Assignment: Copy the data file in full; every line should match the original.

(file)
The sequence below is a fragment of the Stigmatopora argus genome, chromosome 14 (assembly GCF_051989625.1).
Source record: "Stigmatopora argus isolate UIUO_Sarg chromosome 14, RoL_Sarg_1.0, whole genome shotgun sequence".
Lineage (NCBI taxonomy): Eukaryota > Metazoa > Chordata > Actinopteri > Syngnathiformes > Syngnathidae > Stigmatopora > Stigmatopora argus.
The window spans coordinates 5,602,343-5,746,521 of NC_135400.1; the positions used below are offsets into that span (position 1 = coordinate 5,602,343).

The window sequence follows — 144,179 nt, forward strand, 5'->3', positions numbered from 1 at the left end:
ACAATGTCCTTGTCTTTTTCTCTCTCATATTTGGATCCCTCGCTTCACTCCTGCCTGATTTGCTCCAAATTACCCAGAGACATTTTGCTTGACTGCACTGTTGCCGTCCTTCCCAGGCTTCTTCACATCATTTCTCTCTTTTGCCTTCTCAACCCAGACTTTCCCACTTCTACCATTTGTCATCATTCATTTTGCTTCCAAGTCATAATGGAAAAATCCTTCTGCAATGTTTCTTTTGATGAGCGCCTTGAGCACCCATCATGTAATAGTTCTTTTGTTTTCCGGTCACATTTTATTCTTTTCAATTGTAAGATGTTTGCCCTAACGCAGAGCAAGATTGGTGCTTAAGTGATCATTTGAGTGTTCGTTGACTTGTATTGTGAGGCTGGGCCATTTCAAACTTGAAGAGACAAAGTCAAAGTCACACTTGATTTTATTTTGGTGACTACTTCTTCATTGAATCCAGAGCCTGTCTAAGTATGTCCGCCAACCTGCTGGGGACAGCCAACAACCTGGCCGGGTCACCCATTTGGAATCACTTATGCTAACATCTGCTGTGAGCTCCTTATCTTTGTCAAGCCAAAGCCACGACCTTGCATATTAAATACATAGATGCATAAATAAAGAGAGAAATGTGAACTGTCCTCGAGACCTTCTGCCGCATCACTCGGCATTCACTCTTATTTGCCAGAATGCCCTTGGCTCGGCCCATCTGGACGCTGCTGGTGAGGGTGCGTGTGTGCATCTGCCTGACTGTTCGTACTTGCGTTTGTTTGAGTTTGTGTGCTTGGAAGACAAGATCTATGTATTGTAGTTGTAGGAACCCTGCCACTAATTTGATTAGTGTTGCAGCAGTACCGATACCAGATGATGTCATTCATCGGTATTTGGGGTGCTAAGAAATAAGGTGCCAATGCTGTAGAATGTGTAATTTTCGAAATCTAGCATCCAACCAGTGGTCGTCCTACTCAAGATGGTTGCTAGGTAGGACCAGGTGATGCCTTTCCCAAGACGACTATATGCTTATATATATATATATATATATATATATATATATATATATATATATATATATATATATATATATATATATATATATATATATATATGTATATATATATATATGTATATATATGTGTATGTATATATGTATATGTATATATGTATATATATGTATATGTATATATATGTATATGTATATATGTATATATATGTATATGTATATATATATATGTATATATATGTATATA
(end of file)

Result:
The sequence below is a fragment of the Stigmatopora argus genome, chromosome 14 (assembly GCF_051989625.1).
Source record: "Stigmatopora argus isolate UIUO_Sarg chromosome 14, RoL_Sarg_1.0, whole genome shotgun sequence".
Lineage (NCBI taxonomy): Eukaryota > Metazoa > Chordata > Actinopteri > Syngnathiformes > Syngnathidae > Stigmatopora > Stigmatopora argus.
The window spans coordinates 5,602,343-5,746,521 of NC_135400.1; the positions used below are offsets into that span (position 1 = coordinate 5,602,343).

The window sequence follows — 144,179 nt, forward strand, 5'->3', positions numbered from 1 at the left end:
ACAATGTCCTTGTCTTTTTCTCTCTCATATTTGGATCCCTCGCTTCACTCCTGCCTGATTTGCTCCAAATTACCCAGAGACATTTTGCTTGACTGCACTGTTGCCGTCCTTCCCAGGCTTCTTCACATCATTTCTCTCTTTTGCCTTCTCAACCCAGACTTTCCCACTTCTACCATTTGTCATCATTCATTTTGCTTCCAAGTCATAATGGAAAAATCCTTCTGCAATGTTTCTTTTGATGAGCGCCTTGAGCACCCATCATGTAATAGTTCTTTTGTTTTCCGGTCACATTTTATTCTTTTCAATTGTAAGATGTTTGCCCTAACGCAGAGCAAGATTGGTGCTTAAGTGATCATTTGAGTGTTCGTTGACTTGTATTGTGAGGCTGGGCCATTTCAAACTTGAAGAGACAAAGTCAAAGTCACACTTGATTTTATTTTGGTGACTACTTCTTCATTGAATCCAGAGCCTGTCTAAGTATGTCCGCCAACCTGCTGGGGACAGCCAACAACCTGGCCGGGTCACCCATTTGGAATCACTTATGCTAACATCTGCTGTGAGCTCCTTATCTTTGTCAAGCCAAAGCCACGACCTTGCATATTAAATACATAGATGCATAAATAAAGAGAGAAATGTGAACTGTCCTCGAGACCTTCTGCCGCATCACTCGGCATTCACTCTTATTTGCCAGAATGCCCTTGGCTCGGCCCATCTGGACGCTGCTGGTGAGGGTGCGTGTGTGCATCTGCCTGACTGTTCGTACTTGCGTTTGTTTGAGTTTGTGTGCTTGGAAGACAAGATCTATGTATTGTAGTTGTAGGAACCCTGCCACTAATTTGATTAGTGTTGCAGCAGTACCGATACCAGATGATGTCATTCATCGGTATTTGGGGTGCTAAGAAATAAGGTGCCAATGCTGTAGAATGTGTAATTTTCGAAATCTAGCATCCAACCAGTGGTCGTCCTACTCAAGATGGTTGCTAGGTAGGACCAGGTGATGCCTTTCCCAAGACGACTATATGCTTATATATATATATATATATATATATATATATATATATATATATATATATATATATATATATATATATATATATATATATATATATGTATATATATATATATGTATATATATGTGTATGTATATATGTATATGTATATATGTATATATATGTATATGTATATATATGTATATGTATATATGTATATATATGTATATGTATATATATATATGTATATATATGTATATA